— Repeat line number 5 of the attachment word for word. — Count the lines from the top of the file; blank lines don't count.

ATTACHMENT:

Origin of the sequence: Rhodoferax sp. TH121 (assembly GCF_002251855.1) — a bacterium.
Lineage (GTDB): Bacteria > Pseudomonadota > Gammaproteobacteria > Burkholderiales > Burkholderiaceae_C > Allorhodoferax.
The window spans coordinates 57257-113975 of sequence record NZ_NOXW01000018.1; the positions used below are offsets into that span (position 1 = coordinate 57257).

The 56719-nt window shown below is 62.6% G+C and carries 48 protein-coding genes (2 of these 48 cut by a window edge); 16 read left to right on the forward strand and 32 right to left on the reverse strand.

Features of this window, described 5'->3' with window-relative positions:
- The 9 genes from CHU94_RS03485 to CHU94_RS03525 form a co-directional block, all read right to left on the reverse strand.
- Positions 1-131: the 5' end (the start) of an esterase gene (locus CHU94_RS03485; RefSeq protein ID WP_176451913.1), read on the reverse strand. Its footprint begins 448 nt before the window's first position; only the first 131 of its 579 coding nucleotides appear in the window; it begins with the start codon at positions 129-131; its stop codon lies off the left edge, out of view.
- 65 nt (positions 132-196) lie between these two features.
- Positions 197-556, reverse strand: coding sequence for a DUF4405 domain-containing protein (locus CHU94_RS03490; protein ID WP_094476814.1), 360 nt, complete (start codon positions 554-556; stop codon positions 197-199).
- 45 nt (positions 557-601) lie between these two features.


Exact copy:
Features of this window, described 5'->3' with window-relative positions: